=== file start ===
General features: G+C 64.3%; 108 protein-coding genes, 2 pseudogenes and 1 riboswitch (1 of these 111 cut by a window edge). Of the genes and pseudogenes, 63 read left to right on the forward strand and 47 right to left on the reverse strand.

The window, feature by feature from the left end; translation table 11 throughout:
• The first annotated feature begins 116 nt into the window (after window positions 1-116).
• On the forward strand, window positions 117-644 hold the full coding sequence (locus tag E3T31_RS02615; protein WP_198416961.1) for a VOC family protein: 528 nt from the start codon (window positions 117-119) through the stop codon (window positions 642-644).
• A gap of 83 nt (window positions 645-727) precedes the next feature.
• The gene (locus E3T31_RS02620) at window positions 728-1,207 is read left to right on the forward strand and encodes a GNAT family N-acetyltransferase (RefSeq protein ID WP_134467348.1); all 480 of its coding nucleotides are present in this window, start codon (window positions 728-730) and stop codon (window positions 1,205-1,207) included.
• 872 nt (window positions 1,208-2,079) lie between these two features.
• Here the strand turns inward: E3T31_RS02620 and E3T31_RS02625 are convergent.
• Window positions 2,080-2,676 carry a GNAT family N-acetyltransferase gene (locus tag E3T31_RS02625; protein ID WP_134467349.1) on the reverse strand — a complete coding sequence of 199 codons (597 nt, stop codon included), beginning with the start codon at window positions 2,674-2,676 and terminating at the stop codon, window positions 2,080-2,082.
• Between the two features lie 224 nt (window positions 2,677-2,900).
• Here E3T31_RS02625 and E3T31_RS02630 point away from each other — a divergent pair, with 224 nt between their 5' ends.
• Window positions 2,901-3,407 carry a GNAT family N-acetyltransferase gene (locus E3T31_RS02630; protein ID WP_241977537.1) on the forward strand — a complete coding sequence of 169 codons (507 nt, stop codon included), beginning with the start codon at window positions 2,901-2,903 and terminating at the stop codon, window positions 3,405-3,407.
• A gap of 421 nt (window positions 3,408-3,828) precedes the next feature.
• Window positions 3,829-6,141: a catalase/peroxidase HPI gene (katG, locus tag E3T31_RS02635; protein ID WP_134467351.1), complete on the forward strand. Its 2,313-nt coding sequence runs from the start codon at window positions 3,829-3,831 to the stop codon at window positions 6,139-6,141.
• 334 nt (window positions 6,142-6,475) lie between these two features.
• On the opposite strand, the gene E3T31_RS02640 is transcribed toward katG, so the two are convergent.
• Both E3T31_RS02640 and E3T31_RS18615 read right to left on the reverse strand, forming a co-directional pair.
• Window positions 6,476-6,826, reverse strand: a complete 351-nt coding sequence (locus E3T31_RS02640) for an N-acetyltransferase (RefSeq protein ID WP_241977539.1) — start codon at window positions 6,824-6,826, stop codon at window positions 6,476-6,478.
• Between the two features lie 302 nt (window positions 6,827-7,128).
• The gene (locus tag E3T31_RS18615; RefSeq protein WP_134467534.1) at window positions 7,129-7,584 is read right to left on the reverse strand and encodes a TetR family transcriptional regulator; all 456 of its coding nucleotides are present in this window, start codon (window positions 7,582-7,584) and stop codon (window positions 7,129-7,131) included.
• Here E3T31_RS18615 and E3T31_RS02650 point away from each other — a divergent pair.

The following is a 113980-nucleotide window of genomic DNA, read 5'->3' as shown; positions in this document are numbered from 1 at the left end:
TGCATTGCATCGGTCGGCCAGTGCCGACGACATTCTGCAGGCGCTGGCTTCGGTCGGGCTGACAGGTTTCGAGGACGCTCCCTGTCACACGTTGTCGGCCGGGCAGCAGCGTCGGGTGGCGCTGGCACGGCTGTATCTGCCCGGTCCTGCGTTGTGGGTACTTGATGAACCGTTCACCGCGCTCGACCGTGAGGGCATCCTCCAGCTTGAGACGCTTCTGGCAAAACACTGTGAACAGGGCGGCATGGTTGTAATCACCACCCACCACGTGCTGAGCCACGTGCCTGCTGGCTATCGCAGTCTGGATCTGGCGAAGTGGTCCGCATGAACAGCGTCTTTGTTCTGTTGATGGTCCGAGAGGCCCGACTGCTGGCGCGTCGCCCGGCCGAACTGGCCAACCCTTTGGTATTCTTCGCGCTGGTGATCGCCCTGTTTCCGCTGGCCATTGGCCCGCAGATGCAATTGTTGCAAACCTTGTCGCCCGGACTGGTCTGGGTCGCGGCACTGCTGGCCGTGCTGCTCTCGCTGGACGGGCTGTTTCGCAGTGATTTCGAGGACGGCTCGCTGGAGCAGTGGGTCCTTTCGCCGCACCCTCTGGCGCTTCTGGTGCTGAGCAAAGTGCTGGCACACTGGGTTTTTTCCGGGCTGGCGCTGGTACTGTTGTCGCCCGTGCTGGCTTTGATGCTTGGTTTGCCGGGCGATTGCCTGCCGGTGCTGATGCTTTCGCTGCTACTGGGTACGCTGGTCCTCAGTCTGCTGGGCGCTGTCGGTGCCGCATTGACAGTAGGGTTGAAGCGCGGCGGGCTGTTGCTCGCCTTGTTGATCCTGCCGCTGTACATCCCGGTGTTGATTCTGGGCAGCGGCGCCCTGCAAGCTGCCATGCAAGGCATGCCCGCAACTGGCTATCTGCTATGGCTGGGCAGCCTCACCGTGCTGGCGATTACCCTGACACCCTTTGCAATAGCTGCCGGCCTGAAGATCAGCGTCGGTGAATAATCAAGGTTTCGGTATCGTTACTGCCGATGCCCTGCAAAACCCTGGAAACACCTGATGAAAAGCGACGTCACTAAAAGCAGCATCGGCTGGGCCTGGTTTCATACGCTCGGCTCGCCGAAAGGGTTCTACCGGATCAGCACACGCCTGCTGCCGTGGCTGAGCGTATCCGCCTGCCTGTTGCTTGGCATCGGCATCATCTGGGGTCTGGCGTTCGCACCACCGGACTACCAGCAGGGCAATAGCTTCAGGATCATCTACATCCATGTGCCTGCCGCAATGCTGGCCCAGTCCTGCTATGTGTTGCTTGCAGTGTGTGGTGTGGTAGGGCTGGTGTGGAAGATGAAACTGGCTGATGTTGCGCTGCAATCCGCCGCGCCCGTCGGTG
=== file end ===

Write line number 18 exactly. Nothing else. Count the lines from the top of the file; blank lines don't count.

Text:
• Window positions 6,476-6,826, reverse strand: a complete 351-nt coding sequence (locus E3T31_RS02640) for an N-acetyltransferase (RefSeq protein ID WP_241977539.1) — start codon at window positions 6,824-6,826, stop codon at window positions 6,476-6,478.